However before the ball goes into touch the Red player touches it. So throw to Blue.

Can Blue 11 then pick up the ball and take a quick throw or would this be seen as inequitable?

If the latter, what needs to happen before the Blue 11 can pick up the ball legally?
For me, he needs to wait for a lineout to form. However Blue 11 could have been penalised.

The usual scenario is that Blue 11 sees the ball going into touch, so considers his offside position no longer matters. Provided he does not try to take advantage of being in front, I would not penalise him. In this latest case that is clearly not so, since a Red player touched it before it went into touch. There is a good case for a penalty.

Dickie E
09-10-07, 11:10
He was only potentially offside. He did not interfere with play, so not penalised.

However you are not really arguing this case - it happens far too often for here to be any doubt about it. And it sheds no further light on the original problem.


The scenarios seem remarkably similar to me. Player who is in an offside position and liable to penalty if he interferes with play gains a advantage at the restart due his position on the field.

If we agree to disagree - no need to respond. If OB must have final word on every argument - fire away.

OB..
09-10-07, 13:10
Dickie E - I have pointed out why I consider the cases to be different. As far as I can see you have not challenged that. Feel free to do so.

Dickie E
09-10-07, 21:10
- it happens far too often for here to be any doubt about it. And it sheds no further light on the original problem.

OB, your only agument appears to be that one happens often and the other doesn't - or am I missing something?

OB..
09-10-07, 23:10
am I missing something?
Yes. The post where I wrote:

Red kicks for touch, Blue player wants to take a quick throw-in, Red player started offside and moved forward contrary to 11.1 (a). He is therefore liable to penalty and subsequently interferes with play.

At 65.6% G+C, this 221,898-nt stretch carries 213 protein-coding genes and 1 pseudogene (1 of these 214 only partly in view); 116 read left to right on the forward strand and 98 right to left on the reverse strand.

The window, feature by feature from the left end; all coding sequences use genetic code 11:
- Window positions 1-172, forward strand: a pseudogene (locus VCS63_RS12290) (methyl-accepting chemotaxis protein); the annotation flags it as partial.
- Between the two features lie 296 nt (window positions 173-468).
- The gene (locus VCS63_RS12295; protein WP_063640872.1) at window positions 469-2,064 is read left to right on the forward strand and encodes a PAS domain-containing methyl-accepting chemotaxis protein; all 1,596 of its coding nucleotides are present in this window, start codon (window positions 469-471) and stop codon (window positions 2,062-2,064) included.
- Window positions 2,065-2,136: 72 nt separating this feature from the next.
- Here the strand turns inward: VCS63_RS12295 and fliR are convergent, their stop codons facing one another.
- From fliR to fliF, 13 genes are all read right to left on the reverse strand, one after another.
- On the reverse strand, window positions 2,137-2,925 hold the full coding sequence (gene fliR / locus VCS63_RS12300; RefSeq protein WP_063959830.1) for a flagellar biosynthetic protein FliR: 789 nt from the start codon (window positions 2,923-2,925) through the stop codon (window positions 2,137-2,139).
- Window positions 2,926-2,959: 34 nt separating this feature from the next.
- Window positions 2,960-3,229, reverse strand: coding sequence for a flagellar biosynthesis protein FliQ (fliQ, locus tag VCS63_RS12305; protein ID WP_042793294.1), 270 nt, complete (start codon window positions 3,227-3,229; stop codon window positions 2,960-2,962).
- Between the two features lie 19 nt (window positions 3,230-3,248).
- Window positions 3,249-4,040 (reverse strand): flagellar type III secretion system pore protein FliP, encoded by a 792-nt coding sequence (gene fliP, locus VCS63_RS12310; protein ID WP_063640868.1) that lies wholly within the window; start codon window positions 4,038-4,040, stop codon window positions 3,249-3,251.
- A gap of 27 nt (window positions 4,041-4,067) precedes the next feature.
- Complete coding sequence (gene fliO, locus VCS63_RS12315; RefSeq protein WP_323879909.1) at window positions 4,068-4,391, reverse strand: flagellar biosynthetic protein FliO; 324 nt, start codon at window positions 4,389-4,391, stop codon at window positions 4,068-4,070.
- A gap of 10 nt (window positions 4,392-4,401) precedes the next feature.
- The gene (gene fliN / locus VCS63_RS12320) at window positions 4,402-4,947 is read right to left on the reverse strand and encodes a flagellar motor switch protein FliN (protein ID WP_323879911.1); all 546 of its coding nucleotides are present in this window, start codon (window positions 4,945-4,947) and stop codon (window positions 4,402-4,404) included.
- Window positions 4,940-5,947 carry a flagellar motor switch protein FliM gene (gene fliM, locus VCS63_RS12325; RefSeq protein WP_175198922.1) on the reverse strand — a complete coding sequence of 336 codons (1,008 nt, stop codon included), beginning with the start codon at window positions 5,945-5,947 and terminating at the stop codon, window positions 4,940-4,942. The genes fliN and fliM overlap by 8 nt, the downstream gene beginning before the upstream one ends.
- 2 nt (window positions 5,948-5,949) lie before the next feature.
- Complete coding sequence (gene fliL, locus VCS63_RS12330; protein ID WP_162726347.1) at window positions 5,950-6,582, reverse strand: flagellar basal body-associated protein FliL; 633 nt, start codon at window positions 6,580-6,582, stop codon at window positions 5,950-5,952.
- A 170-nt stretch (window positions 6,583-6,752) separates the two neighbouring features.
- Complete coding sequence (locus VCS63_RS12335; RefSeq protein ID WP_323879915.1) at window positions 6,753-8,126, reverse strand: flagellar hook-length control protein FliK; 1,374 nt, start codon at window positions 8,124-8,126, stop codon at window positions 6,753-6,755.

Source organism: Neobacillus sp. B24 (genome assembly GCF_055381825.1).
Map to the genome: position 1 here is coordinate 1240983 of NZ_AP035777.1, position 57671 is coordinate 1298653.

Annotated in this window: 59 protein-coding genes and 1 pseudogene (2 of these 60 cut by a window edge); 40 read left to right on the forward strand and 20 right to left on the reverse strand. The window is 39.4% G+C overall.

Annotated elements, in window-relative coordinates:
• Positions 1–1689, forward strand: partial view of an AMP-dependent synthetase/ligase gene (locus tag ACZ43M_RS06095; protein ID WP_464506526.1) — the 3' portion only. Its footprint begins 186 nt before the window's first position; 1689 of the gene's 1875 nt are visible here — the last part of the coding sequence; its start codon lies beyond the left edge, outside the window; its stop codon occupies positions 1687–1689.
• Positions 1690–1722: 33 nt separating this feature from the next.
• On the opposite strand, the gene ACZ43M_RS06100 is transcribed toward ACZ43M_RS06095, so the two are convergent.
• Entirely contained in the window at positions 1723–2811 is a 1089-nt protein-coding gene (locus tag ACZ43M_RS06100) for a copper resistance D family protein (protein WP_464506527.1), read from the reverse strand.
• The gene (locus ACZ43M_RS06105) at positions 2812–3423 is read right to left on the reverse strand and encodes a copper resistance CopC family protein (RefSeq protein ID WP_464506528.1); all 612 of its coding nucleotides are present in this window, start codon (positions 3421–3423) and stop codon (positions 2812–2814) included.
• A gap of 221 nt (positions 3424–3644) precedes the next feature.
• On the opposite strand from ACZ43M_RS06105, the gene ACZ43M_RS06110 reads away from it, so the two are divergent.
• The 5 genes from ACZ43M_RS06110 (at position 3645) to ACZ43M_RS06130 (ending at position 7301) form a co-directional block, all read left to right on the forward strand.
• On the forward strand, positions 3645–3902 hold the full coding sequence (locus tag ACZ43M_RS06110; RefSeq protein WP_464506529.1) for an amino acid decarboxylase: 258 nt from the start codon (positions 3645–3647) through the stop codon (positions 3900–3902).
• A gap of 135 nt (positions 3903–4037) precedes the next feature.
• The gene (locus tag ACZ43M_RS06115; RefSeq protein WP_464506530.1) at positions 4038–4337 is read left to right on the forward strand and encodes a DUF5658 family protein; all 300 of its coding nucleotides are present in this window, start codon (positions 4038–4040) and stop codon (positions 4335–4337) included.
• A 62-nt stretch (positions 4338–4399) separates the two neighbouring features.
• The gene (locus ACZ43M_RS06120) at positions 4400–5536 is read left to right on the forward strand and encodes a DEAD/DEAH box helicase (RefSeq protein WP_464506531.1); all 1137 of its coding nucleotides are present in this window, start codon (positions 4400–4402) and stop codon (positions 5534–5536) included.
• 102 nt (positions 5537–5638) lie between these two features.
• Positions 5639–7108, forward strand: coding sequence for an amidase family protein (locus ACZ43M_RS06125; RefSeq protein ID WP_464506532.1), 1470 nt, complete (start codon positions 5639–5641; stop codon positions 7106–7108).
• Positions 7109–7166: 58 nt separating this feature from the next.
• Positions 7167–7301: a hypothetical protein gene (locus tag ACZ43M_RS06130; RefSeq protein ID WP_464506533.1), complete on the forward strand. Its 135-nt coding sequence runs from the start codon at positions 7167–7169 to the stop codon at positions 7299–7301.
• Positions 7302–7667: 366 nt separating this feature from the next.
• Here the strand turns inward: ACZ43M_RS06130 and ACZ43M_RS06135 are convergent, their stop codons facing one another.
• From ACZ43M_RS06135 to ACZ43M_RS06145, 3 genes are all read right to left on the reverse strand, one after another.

Red player kicks into in-goal, Blue player touches down, no Blue player is offside. They may become offside if the Blue player runs around in in-goal with the ball, but are not liable to penalty unless they interfere with play. They cannot move forwards towards the ball.


The Red player has broken the law. The Blue players have not.

The first case is rare, hence the lack of precedents and uncertainty as to the position in law. The second case is very common so we know exactly what the standard procedure is.

Account Deleted
29-10-07, 00:10
I Agree with OB.

David J.
21-11-07, 03:11
I like the theory that a player in front of the kicker is offsides at a quick throw, but the SANZAR website thinks differently. Are there any IRB rulings about this?

http://www.sareferees.co.za/laws/laws_explained/story_191107165920.php

Dixie
21-11-07, 10:11
The thread discusses this at length, with different opinions being expressed by refs of varying experience. the SA refs site comes down in favour of the ball going dead nullifying the offside. That is merely one more opinion on that side of the argument - it proves nothing, other than that an elite ref can be found to hold this view (we're not told which ref provided the opinion). If a top ref can be found to hold the other view, we're back where we started. An iRB ruling would help.